Tuesday, 19 May 2015

Brioche Buns





The only thing that stopped my family from eating the entire batch of these buttery buns as they came out of the oven, was the promise of burgers for dinner.

Brioche Buns
adapted from here
Makes 12

550g plain flour (I used "00" flour)
1/3 cup caster sugar
4 1/2 teaspoons (2 sachets) dry yeast
2 teaspoons fine sea salt
4 large eggs, at room temperature
1/2 cup full cream milk, at room temperature
225g unsalted butter, at room temperature, cut into 2cm pieces
Egg wash (1 egg beaten with a pinch of salt)

Put the flour, sugar, yeast and salt into the bowl of an electric mixer fitted with the dough hook, and beat on low briefly to mix.

Add the eggs and milk and beat on low until the mixture starts to clump together. Increase the speed to medium-low and beat for 2 minutes. Scrape the bowl and hook down and beat for a further 2 minutes. Scrape the bowl and hook again.

Keep the mixer at low speed while you add half of the butter, one piece at a time making sure each piece is fully incorporated before adding the next. Stop the mixer, scrape down the bowl and hook, and continue adding the butter piece by piece, until it is all incorporated. Once all the butter has been added, increase the speed to medium-low and beat for 4 minutes. Stop the mixer, scrape down the bowl and hook and beat for a further 4 minutes. The dough should become smooth and shiny and should slap against the sides of the bowl.

Turn the dough out onto a lightly floured work surface and knead it briefly. The dough will be very soft. Flatten the dough slightly into a disc, then fold the top and bottom edges in towards the centre and both sides in towards the centre. Turn the dough over so that it is smooth-side up. Tuck the edges in underneath to form a tight ball and put it, top-side facing up, into a clean bowl. Cover with plastic wrap and leave in a warm spot to double in size for about 1 hour.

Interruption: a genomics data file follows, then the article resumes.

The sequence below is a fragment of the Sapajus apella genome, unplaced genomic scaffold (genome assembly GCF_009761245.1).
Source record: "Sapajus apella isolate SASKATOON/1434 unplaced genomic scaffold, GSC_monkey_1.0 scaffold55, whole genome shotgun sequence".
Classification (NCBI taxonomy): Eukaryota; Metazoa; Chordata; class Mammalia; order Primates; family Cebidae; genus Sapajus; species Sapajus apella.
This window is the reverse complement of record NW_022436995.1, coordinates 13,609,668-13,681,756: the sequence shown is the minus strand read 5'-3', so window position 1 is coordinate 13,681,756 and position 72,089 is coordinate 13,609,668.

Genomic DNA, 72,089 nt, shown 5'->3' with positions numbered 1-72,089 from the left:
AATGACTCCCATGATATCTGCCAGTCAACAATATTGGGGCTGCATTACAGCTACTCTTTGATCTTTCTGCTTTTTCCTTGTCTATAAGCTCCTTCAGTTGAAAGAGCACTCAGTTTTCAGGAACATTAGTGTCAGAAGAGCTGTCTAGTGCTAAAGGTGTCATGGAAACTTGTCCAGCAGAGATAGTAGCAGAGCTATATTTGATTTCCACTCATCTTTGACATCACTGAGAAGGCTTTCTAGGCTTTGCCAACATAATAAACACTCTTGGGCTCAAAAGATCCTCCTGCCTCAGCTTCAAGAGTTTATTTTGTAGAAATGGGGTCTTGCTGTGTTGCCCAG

Turn the dough out onto a floured surface to knead again briefly. Form into a ball again, using the same method as before (folding and tucking), until you have a smooth, taught ball.

At this point you have two options. Option 1: You can leave it to double in size at room temperature for an hour. Option 2: You can leave the dough to slowly proof in the refrigerator overnight.  Overnight proofing will give you a better flavour. I proofed mine overnight.

If you refrigerated your dough, take it out of the fridge to come to room temperature (at least 2 hours). Line two baking trays with baking paper.

Once the dough is at room temperature, turn it out onto a lightly floured work surface and shape it into a ball using the method above of folding and tucking. Cut the dough into 12 x 90g portions and roll each portion into a tight ball, tucking the edges underneath and making the top as smooth as possible. Put them on the prepared trays, evenly spaced apart to give them room to spread during rising and baking. Spray a tiny little bit of oil on some plastic wrap and cover the buns, oiled side down, loosely to double in size, about an hour.

Preheat the oven to 190C.

Once puffy, lightly brush the tops of the buns with egg wash, making sure the egg wash doesn't drip down the sides (which can inhibit rising during baking) and bake for about 15 minutes, rotating the pans halfway through baking, until the tops are a deep golden brown. Leave to cool on the pans for 10 minutes before transferring to your mouth a wire rack to cool until just warm. EAT.



  1. I love brioche buns!!! It's mostly one of the only ways that I eat my burges at home. That's when I'm not too lazy to make my buns! I have a new recipe to try now :)

  2. Oh your breadmaking skills are unparalleled Jennifer! I knead, I mean, I need, to get some time to bake bread soon! These buns are just so perfect!

  3. Amazing, again! These look out of this world!